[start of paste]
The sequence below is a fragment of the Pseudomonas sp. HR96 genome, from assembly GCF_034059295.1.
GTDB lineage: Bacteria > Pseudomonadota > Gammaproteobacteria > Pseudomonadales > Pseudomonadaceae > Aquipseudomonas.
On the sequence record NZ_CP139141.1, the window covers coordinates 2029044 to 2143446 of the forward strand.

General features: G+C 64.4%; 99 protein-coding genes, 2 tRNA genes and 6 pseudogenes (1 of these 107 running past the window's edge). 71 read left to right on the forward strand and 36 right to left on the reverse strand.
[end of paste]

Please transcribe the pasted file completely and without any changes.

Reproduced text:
The sequence below is a fragment of the Pseudomonas sp. HR96 genome, from assembly GCF_034059295.1.
GTDB lineage: Bacteria > Pseudomonadota > Gammaproteobacteria > Pseudomonadales > Pseudomonadaceae > Aquipseudomonas.
On the sequence record NZ_CP139141.1, the window covers coordinates 2029044 to 2143446 of the forward strand.

General features: G+C 64.4%; 99 protein-coding genes, 2 tRNA genes and 6 pseudogenes (1 of these 107 running past the window's edge). 71 read left to right on the forward strand and 36 right to left on the reverse strand.